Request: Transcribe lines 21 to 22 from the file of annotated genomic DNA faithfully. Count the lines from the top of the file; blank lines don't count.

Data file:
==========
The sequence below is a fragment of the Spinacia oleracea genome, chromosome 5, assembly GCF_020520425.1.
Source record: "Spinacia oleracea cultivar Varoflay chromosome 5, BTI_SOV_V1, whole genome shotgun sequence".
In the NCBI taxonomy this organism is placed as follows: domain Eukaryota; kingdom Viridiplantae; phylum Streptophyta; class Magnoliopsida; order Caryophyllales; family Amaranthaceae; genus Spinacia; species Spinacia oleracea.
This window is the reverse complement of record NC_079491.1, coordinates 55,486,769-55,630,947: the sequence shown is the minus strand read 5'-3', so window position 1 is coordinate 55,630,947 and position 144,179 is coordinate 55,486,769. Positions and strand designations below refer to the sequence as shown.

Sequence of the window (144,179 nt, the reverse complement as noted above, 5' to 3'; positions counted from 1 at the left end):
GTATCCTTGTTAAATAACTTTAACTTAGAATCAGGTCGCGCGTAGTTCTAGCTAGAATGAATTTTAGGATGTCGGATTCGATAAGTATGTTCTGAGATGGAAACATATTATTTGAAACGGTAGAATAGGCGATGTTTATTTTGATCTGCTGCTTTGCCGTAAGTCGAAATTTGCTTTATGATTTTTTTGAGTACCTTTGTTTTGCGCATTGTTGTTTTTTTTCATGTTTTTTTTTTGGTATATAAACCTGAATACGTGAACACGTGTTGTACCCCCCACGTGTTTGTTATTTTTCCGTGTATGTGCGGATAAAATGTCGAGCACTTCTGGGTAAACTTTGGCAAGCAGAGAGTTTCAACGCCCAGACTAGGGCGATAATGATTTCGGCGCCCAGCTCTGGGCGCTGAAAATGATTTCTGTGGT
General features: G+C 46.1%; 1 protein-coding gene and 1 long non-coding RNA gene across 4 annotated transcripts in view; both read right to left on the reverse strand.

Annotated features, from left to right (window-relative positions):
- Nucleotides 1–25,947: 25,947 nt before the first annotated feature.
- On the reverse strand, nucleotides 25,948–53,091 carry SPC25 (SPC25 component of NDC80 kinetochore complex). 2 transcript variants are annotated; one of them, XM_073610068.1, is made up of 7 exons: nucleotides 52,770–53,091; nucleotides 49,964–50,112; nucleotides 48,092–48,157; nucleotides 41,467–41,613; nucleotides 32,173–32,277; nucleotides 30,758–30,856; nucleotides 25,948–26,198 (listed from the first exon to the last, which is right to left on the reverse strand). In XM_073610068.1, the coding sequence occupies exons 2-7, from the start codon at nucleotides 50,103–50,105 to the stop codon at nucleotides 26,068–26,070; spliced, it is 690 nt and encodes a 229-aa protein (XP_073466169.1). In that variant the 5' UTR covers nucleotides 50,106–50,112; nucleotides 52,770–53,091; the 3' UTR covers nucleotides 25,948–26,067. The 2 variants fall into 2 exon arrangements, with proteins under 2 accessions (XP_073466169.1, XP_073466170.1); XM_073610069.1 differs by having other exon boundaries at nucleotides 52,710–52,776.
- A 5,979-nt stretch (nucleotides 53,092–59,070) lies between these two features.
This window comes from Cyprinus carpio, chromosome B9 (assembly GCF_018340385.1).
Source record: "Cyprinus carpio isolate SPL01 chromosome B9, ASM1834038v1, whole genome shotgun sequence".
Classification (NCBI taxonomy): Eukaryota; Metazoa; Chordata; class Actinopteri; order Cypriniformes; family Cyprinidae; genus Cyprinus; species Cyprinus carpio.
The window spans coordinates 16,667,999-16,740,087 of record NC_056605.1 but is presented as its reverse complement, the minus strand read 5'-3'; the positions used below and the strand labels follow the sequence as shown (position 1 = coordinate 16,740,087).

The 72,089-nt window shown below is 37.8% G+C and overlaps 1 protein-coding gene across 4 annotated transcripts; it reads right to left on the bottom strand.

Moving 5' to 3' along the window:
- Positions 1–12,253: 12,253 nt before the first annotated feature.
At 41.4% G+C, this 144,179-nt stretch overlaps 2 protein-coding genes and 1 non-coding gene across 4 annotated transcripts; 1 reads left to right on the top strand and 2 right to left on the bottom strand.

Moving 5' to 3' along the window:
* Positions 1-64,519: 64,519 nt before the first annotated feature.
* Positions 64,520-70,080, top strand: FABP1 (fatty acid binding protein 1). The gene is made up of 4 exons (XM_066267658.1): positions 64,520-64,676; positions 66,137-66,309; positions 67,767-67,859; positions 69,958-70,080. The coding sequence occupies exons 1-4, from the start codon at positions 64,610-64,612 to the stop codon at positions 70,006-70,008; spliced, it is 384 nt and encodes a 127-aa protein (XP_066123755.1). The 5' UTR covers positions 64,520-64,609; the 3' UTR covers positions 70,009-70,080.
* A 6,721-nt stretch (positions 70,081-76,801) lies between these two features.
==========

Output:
* Positions 1-64,519: 64,519 nt before the first annotated feature.
* Positions 64,520-70,080, top strand: FABP1 (fatty acid binding protein 1). The gene is made up of 4 exons (XM_066267658.1): positions 64,520-64,676; positions 66,137-66,309; positions 67,767-67,859; positions 69,958-70,080. The coding sequence occupies exons 1-4, from the start codon at positions 64,610-64,612 to the stop codon at positions 70,006-70,008; spliced, it is 384 nt and encodes a 127-aa protein (XP_066123755.1). The 5' UTR covers positions 64,520-64,609; the 3' UTR covers positions 70,009-70,080.